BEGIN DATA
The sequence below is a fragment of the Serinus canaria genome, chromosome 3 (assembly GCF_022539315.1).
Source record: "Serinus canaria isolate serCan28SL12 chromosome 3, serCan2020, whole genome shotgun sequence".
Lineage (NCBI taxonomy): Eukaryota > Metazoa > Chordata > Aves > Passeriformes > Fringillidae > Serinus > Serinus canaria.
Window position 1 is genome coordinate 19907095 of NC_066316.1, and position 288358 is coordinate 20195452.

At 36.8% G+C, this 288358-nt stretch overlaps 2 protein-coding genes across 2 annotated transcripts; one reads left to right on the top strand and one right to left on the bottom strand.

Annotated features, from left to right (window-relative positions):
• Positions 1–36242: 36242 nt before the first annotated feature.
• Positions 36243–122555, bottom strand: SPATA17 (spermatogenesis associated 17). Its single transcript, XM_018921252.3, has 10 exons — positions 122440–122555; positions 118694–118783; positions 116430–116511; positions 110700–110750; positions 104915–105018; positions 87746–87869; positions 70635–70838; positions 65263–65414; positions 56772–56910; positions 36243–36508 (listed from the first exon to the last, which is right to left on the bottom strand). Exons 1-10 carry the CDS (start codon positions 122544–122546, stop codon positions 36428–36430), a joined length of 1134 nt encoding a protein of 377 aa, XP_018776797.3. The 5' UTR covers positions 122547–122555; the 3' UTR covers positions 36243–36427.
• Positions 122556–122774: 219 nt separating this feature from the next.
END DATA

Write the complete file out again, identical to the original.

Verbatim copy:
The sequence below is a fragment of the Serinus canaria genome, chromosome 3 (assembly GCF_022539315.1).
Source record: "Serinus canaria isolate serCan28SL12 chromosome 3, serCan2020, whole genome shotgun sequence".
Lineage (NCBI taxonomy): Eukaryota > Metazoa > Chordata > Aves > Passeriformes > Fringillidae > Serinus > Serinus canaria.
Window position 1 is genome coordinate 19907095 of NC_066316.1, and position 288358 is coordinate 20195452.

At 36.8% G+C, this 288358-nt stretch overlaps 2 protein-coding genes across 2 annotated transcripts; one reads left to right on the top strand and one right to left on the bottom strand.

Annotated features, from left to right (window-relative positions):
• Positions 1–36242: 36242 nt before the first annotated feature.
• Positions 36243–122555, bottom strand: SPATA17 (spermatogenesis associated 17). Its single transcript, XM_018921252.3, has 10 exons — positions 122440–122555; positions 118694–118783; positions 116430–116511; positions 110700–110750; positions 104915–105018; positions 87746–87869; positions 70635–70838; positions 65263–65414; positions 56772–56910; positions 36243–36508 (listed from the first exon to the last, which is right to left on the bottom strand). Exons 1-10 carry the CDS (start codon positions 122544–122546, stop codon positions 36428–36430), a joined length of 1134 nt encoding a protein of 377 aa, XP_018776797.3. The 5' UTR covers positions 122547–122555; the 3' UTR covers positions 36243–36427.
• Positions 122556–122774: 219 nt separating this feature from the next.